CT3 Jerry Leroy Converse, USN
June 11, 1943 – June 8, 1967
Jerry was killed three days before his 24th birthday. Today, he and his family would have celebrated his 78 birthday.
Jerry Leroy Converse was born on June 11, 1943, in Puyallup, Washington, to Phyllis and Melvin Converse, a pipefitter in the shipyard. In 1954, the family moved to Cherokee — Converse was 11, brother Allan was 7 and twin sisters Mary and Martha were 1 year old. Growing up, the brothers were inseparable.
The family eventually moved to Boone, where they purchased businesses that needed fixing up. The children pitched in at a young age. The many projects gave Converse, who had an affinity for engineering and mechanical things, access to tools and equipment.
Converse did well in school. In high school, he discovered a love of music. He played the accordion and sang in choir and ensemble chorus. But when he finally got to study his true passion of engineering and mechanics in physics and electronics classes, he knew what he wanted to do with his life.
After graduating from Boone High School in the spring of 1961, Converse attended Iowa State. By this time, he had grown quite tall, nearly 6 feet 7 inches. And, although he never played sports, the ISU basketball team desperately wanted him to join. The coach even made personal visits to the Converse household to try to recruit him – but he resisted.
Instead, Converse concentrated on his electrical engineering major. During that time, he and his brother ventured to the World Fairs in New York and Seattle. Seeing all the inventions and gadgets of the future inspired him in class and he thrived in his major.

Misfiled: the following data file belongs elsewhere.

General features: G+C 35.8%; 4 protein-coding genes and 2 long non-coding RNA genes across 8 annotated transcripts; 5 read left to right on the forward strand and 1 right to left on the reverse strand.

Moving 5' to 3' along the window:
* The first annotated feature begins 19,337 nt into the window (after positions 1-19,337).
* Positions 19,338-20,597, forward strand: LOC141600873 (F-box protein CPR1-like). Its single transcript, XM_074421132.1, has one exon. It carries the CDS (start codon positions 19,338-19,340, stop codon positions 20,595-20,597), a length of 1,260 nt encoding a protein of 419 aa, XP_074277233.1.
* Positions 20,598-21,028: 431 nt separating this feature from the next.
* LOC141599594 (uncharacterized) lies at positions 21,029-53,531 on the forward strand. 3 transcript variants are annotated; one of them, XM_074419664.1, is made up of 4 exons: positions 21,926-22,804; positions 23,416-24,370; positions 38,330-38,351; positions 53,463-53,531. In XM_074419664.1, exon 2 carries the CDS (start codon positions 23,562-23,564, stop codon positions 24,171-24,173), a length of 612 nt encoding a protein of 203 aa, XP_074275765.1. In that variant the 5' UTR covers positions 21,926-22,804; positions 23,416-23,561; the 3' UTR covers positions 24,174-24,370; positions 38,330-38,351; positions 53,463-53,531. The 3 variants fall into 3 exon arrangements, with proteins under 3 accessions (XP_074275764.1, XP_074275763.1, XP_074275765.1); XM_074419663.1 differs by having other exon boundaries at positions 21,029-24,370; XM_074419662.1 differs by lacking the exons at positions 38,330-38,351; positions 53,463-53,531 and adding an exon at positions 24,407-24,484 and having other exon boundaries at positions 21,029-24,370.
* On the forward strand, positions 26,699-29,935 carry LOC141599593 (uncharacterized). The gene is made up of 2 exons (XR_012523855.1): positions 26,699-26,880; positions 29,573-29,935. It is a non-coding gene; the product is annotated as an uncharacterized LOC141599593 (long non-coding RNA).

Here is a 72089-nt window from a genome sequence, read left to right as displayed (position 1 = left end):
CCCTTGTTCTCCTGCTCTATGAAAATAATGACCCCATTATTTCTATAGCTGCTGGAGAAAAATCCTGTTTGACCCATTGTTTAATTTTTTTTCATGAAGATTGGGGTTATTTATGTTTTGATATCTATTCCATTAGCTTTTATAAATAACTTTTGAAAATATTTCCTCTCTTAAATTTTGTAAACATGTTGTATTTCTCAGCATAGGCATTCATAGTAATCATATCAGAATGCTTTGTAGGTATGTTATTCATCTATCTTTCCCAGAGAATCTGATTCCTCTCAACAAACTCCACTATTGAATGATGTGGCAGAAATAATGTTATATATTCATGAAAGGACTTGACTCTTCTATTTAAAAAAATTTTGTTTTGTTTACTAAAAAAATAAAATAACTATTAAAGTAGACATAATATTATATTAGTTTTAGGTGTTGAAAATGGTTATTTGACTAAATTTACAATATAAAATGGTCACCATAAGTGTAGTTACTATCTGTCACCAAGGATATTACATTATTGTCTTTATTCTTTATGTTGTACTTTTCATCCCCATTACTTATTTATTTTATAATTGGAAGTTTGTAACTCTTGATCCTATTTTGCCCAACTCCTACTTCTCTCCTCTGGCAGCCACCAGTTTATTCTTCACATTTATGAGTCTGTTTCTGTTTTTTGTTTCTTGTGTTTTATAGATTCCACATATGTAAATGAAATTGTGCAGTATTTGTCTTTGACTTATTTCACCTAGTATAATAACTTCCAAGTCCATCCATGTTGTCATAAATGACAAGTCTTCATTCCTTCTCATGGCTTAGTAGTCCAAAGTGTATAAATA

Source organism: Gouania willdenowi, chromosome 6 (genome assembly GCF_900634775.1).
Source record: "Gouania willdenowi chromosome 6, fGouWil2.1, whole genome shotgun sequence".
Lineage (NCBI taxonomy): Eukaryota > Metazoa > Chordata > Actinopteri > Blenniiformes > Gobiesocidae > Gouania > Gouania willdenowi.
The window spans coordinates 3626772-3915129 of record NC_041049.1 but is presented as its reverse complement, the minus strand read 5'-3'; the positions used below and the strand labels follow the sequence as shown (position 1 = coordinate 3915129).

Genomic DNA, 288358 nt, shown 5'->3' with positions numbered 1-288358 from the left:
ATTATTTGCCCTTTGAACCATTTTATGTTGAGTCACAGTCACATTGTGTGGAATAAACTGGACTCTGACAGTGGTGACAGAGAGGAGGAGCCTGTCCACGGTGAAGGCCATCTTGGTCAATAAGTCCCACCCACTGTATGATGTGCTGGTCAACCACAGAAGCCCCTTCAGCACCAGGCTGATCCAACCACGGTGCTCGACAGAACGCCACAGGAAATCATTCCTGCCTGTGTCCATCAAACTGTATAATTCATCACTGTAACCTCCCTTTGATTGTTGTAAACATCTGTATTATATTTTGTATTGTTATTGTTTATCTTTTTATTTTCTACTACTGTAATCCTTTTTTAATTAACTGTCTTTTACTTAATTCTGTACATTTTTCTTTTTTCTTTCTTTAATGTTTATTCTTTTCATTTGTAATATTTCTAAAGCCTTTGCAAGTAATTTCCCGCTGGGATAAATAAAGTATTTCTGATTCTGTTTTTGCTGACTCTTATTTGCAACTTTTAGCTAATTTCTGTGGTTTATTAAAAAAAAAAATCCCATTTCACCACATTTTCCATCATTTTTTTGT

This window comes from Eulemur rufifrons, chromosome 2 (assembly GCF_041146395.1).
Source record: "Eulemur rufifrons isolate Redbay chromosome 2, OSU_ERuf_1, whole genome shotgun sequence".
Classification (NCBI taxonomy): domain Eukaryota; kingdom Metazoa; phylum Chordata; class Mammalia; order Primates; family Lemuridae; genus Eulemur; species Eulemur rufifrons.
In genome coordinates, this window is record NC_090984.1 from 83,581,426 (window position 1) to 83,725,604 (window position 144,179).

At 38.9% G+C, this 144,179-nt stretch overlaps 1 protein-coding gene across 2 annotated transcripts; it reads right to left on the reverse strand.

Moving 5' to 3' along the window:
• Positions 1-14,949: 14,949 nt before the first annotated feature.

Tall, color blind and intelligent
Not surprisingly, he wanted to fly. Converse approached the Air Force about signing up. In a series of tests, he discovered that he was color blind. And he was an inch too tall to fit in the cockpit of a plane. Denied by the Air Force, he signed up with a Navy recruiter to fly.
However, Navy testing revealed Converse’s great aptitude for intelligence. After training, Converse started with a high security clearance, running a machine he told his brother “was like a typewriter with 5,000 keys.” Stationed in Maryland, he thrived in his assignment, listening to coded messages that he interpreted and passed on to intelligence in Washington, D.C.
While in Maryland, Converse became active in a church youth group and met his girlfriend. He told his brother Allan that he wanted to marry her, but his new assignment on the USS Liberty came with risk: The Liberty’s sister ship, the USS Pueblo, recently had been captured and held hostage. The Liberty was a possible target, as well. He would wait to propose.
Jerry Converse is buried at Oak Hill Cemetery, Cherokee, Iowa, Plot Blk 2N, Lot 15, grave 4.